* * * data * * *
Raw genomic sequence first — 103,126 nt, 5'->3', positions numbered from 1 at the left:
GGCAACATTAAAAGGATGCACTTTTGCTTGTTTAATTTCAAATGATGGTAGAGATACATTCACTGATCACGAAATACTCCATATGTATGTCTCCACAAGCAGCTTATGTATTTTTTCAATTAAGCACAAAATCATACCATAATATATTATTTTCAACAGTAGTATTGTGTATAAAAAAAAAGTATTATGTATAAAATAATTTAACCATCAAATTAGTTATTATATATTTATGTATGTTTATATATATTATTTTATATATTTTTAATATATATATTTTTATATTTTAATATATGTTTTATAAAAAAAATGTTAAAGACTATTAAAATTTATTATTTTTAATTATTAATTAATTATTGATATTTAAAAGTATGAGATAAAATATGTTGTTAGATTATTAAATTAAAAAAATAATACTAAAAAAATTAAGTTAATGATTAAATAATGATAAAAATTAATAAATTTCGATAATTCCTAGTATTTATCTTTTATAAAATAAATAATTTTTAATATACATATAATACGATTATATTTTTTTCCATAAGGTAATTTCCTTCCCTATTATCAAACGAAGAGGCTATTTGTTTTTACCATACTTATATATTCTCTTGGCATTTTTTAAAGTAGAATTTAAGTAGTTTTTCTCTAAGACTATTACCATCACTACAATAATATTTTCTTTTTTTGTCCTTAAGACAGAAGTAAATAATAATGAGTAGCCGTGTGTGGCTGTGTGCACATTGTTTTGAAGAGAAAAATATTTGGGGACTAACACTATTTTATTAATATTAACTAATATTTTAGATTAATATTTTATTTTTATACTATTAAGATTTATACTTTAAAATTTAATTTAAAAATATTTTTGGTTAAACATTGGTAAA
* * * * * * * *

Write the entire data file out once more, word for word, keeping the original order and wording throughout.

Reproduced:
Raw genomic sequence first — 103,126 nt, 5'->3', positions numbered from 1 at the left:
GGCAACATTAAAAGGATGCACTTTTGCTTGTTTAATTTCAAATGATGGTAGAGATACATTCACTGATCACGAAATACTCCATATGTATGTCTCCACAAGCAGCTTATGTATTTTTTCAATTAAGCACAAAATCATACCATAATATATTATTTTCAACAGTAGTATTGTGTATAAAAAAAAAGTATTATGTATAAAATAATTTAACCATCAAATTAGTTATTATATATTTATGTATGTTTATATATATTATTTTATATATTTTTAATATATATATTTTTATATTTTAATATATGTTTTATAAAAAAAATGTTAAAGACTATTAAAATTTATTATTTTTAATTATTAATTAATTATTGATATTTAAAAGTATGAGATAAAATATGTTGTTAGATTATTAAATTAAAAAAATAATACTAAAAAAATTAAGTTAATGATTAAATAATGATAAAAATTAATAAATTTCGATAATTCCTAGTATTTATCTTTTATAAAATAAATAATTTTTAATATACATATAATACGATTATATTTTTTTCCATAAGGTAATTTCCTTCCCTATTATCAAACGAAGAGGCTATTTGTTTTTACCATACTTATATATTCTCTTGGCATTTTTTAAAGTAGAATTTAAGTAGTTTTTCTCTAAGACTATTACCATCACTACAATAATATTTTCTTTTTTTGTCCTTAAGACAGAAGTAAATAATAATGAGTAGCCGTGTGTGGCTGTGTGCACATTGTTTTGAAGAGAAAAATATTTGGGGACTAACACTATTTTATTAATATTAACTAATATTTTAGATTAATATTTTATTTTTATACTATTAAGATTTATACTTTAAAATTTAATTTAAAAATATTTTTGGTTAAACATTGGTAAA